Some of the names of Valar have Valarin forms and these are used for the Zhâburi form. The other names are just adapted from the Elvish names with the exeption of Melkor and Eru. Note that Zhâburi does not distinguish between higher Ainur such as Valar and Maiar nor Aratar – the higher Valar but instead all are included in ‘azhan’. If one wants to use these categories the Quenya words are used in the plural form (Zhâburi does not distinguish between singular and plural): Valar, Aratar;  Maiar (not *Mazhar). This is to mark out that these categories are part of another cosmological and philosophical paradigm.

The word Quenya word ‘vala’ comes from the primitive elvish root BAL (Vala = Balan/Belain in Sindarin). In Quenya there is the word Máhan, a synonym for Aratar, adopted from Valarin ‘mâchanâz’ which becomes mâghan in Zhâburi but designate any high authority (most often of the Shadow) and not the Valar per se. Melkor is called Mâghanashi (the one authority) in Zhâburi B. In Zhâburi (A) Eru is called Ashi (The One) but this is really just a translation from Quenya Eru with all its cosmological baggage. In Zhâburi (B) Eru is reduced by the name Manashi from a subject to an object with no agency; to a proto-substance with the potential of form. Thus the language indicates that Arda was formed by the Ainur (Azhani) led by Melkor (Mâghanashi) the supreme Ainu.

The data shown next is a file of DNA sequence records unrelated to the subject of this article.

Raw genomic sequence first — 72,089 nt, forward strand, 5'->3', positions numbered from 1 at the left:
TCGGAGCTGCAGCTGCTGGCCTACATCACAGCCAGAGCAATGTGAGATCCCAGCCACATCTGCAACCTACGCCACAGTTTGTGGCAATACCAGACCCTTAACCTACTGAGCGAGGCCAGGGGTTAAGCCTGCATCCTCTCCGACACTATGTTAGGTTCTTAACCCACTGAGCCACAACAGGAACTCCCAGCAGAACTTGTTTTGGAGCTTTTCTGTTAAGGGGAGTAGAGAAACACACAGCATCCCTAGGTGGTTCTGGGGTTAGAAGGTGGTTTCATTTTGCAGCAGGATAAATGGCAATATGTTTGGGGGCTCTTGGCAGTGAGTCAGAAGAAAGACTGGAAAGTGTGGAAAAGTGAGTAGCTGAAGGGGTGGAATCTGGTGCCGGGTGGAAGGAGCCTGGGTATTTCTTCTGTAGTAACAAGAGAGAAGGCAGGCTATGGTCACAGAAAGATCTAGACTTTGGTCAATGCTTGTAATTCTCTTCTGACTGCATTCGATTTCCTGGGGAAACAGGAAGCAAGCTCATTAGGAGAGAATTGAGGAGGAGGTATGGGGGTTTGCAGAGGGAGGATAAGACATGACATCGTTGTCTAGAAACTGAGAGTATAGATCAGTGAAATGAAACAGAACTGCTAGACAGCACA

Here is a sketch of the creation myth according to Sauron

In the beginning there was Azgi (Nothingness, the Void) and then came Ashi (the One, Eru). A movement started within Ashi and Azhani (Ainur) came these Wills separated from Ashi and there were Azhani and Manashi (proto-substance). Azhani was manyfold and of different might and all had different goals and they started to form Manashi according to each own will. The mightiest of them, Mâghanashi (Melkor), rised above all other Azhan to bring order so that they may form Manashi according to one will and order. Many of Azhani flocked to Mâghanashi but more went against him and chief among these was Mânav (Manwë) who was almost equal in might with Mâghanashi.

Here is the word list of Azhani

Zhâburi English Comment
Aghûl Aulë From Valarin A3ûlêz
Arûn Melkor, Morgoth An Adûnaic name for Morgoth, perhaps coined by Sauron when he introduced the worship of the dark god to the Númenóreans, translated as “Lord” (Sauron Defeated: 376)
Arôm Oromë From Valarin Arômêz
Asat Este Phonetical adaption
Azhan Ainu, Ainur From Valarin ayanûz “ainu”
Irim Irmo Phonetical adaption
Mâghanashi Melkor, Morgoth The One Authority
mâghan, mâghn- authority From Valarin ‘mâchanâz’ “authority”. Maghni “the authority in general”; The form ‘Maghani’ is  used for the high authority of the shadow like Sauron or Nazgûl or other.
Manashi Eru The unique proto-form and substance “see ‘man’ under the Words from Valarin and ‘ashi’ individulizer
Mânav Manwë From Valarin Mânawenûz
Mâron Mairon (Sauron) Phonetical adaption
Nâm Mandos/Námo Phonetical adaption
Nas Nessa Phonetical adaption
Nîn Nienna Phonetical adaption
Tuluk Tulkas From Valarin Tulukastâz
Ulub Ulmo From Valarin Ulubôz
Vân Vána Phonetical adaption
Vâr Vaire Phonetical adaption
Varad Varda Phonetical adaption
Zhavan Yavanna Phonetical adaption